Tuesday, June 12, 2007

Changing the defence line

As promised, I trialled a new sweeper last Sunday. It was fairly obvious that I had a lot more faith in her ability than she did, especially once she realized that I was serious. Although I had told her on the Tuesday at training what I was going to do, it didn’t sink in until I wrote her name on my team line-up picture in the middle of defence.

While we lost 4-0, I wasn’t all that fussed with #11’s performance. I think she needs to be more assertive. She also needs to gain awareness of where our players are (particularly the flanks of the defence) while knowing where the ball is. Too often the flanks would be left behind when #11 pushed up the field. Her positioning also needed some work…

I have been playing with a five man* defense – generally positioned as follows:

A and B are more or less attacking defenders, they are the last line in the midfield and the first line of defence. If there’s an attacking midfielder in the opposing team, either A or B will be shadowing for most of the match, leaving a four man defence. It depends on what the other team does. With the back line (C, D & E) more or less the same each week. A left-back, a right-back, and the centre-back who takes on the sweeper role when required. I try to get the centre-back to sit one or two steps behind the two flanking defenders:

The extra couple of steps are so that the ‘sweeper’ can come into the game and have a bit of a head start on any breakaway player that has come from the middle of the park, or for any random long ball where the opposition player who chases that ball comes from the middle of the park.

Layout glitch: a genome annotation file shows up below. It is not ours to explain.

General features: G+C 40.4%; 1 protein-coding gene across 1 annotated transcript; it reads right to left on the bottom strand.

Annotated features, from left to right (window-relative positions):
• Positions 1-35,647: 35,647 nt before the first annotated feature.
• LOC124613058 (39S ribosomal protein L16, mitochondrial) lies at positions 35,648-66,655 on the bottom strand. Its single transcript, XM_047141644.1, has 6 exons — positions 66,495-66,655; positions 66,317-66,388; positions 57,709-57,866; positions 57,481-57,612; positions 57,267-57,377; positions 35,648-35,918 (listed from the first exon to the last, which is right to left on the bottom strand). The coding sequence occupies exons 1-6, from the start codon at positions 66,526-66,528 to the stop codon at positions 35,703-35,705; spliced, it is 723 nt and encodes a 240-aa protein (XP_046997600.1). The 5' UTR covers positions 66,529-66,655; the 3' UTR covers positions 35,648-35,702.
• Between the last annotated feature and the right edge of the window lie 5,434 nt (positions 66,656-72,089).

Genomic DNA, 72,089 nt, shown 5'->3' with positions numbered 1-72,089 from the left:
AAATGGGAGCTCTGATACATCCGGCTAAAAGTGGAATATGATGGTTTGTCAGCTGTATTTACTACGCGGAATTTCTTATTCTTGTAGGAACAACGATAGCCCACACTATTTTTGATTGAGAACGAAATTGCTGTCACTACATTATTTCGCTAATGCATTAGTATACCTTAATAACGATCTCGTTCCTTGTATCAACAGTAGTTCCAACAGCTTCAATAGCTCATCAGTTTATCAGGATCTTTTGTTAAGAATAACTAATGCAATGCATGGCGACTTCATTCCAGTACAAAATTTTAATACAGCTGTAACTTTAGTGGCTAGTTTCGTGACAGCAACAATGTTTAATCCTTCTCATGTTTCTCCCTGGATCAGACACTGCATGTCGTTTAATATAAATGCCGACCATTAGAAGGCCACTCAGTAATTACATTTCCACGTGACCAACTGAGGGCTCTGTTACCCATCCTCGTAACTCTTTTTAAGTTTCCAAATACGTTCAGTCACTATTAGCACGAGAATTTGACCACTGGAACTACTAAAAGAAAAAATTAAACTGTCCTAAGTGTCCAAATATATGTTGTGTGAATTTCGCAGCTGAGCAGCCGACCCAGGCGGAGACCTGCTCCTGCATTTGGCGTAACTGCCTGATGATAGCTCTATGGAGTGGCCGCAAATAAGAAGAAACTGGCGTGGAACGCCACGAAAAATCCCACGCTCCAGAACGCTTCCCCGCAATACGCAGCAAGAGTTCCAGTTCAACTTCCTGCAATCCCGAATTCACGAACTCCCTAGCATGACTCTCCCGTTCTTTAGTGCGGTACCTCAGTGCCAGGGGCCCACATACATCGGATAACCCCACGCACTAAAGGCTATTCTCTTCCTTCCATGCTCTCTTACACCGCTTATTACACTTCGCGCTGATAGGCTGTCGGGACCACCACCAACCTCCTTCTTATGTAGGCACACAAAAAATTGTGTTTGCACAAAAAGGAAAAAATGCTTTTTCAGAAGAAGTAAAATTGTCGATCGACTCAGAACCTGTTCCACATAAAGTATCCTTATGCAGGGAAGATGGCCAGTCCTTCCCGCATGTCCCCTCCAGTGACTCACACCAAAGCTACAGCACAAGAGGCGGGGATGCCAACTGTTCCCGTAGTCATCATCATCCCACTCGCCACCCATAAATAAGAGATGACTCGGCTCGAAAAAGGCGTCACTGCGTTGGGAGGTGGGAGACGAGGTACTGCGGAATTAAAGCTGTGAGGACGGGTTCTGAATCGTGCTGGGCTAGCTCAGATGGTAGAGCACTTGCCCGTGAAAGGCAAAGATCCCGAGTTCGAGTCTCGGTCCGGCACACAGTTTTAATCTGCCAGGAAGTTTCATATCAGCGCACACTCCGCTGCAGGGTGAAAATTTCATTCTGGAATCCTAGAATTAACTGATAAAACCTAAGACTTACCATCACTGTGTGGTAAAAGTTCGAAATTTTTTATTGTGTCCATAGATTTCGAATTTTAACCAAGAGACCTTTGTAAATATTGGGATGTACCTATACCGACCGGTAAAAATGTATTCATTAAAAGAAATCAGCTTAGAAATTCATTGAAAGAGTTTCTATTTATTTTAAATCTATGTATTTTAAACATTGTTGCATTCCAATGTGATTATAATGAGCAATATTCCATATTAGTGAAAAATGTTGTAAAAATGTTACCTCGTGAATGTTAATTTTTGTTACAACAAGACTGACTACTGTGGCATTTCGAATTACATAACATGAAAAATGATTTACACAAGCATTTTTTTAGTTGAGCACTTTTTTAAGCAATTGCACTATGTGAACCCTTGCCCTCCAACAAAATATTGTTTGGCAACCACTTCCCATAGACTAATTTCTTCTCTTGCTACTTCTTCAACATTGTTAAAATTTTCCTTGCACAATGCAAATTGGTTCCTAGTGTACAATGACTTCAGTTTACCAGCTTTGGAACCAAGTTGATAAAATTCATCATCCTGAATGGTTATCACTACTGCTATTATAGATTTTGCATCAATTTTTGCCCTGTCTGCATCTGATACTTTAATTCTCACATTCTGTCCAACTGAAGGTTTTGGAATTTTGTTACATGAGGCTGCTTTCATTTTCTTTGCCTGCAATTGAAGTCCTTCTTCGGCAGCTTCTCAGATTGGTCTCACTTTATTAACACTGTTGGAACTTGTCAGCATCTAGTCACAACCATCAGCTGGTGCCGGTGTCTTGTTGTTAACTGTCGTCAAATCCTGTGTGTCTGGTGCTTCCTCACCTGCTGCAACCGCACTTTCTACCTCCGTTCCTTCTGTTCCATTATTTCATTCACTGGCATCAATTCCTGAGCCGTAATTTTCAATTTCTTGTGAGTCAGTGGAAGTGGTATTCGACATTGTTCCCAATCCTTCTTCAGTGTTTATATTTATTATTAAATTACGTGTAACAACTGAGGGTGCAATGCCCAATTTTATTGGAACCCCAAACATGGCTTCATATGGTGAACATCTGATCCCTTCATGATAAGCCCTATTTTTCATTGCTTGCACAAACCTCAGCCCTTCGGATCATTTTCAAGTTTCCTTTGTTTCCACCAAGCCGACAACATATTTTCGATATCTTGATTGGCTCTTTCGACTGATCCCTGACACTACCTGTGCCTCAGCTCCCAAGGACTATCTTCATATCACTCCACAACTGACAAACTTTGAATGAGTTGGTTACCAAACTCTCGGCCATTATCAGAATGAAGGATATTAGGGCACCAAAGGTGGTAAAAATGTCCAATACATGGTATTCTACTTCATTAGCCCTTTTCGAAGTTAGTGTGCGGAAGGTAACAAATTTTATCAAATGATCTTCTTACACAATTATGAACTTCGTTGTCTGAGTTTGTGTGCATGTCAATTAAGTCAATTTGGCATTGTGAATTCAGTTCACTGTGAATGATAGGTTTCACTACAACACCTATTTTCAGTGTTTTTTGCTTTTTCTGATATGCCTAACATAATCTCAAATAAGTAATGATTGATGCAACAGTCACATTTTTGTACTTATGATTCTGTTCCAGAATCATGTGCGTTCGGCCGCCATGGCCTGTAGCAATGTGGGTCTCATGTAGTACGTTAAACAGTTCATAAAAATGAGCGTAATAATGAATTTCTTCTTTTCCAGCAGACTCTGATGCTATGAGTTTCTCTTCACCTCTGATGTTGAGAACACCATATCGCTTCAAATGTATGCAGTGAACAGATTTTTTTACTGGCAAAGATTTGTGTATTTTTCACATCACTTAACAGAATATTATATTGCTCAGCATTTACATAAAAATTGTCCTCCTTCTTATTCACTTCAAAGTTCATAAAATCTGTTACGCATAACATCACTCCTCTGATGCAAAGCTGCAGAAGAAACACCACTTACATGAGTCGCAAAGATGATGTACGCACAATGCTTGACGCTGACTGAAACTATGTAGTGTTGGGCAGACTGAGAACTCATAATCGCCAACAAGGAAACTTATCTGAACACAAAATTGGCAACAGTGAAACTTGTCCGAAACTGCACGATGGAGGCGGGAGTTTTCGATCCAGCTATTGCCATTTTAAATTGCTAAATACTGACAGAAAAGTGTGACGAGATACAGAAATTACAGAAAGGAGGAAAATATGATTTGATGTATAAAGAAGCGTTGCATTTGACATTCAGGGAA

I limit the space to only a couple of steps so that the central defender can quickly get into line with the other two defenders should the opposition forwards be applying pressure onto the defence line and a long ball looks like it may be played for one of the forwards to run onto. A sort-of offside trap.

So, when there’s no pressure from the opposition:

And when there is:

So, back to my new centre-back… she’s been playing for three or four years now. This may be the first season she’s played in defence, where I put her in to cover right-back when I lost a player through injury (precautionary) during a friendly. She lived there for a few weeks, and now in ‘sweeper’. I have more or less thrown her into the deep end.

My original centre-back (#6) was available again on Sunday. While #6 has the experience of the position, and doesn’t hesitate with her calls, #11 feels completely out of her depth. However, I will persevere with #11 because she connects better with the ball. She simply has superior timing with the ball, and timing is a difficult ability to gain when you don’t have it. Whereas reading and learning the game can be taught.

I initially planned to play #6 as one of the flanking defenders, and to lead and look after the defence from there. But I changed my mind the night before. I am now playing with a four-man defence: the two flanks with both #6 and #11 in the middle. #6 has instructions to look after the defence, and lead it – ensuring players stay in line when required and that #11 doesn’t sit too far back when the time is appropriate. #11 is to always stay free.

By playing alongside #6, #11 can begin to learn how to manage the defence. It’s difficult at training, the “attackers” are simply not competitive enough to gain anything from them. So it’s pretty much on-the-job-training, and I can’t yell out from the sidelines all the time. Hopefully I can revert to my three person defence with 2 attacking defenders before the end of the season. :)

*I also use “man on” and “man up”, build a bridge and get over it.

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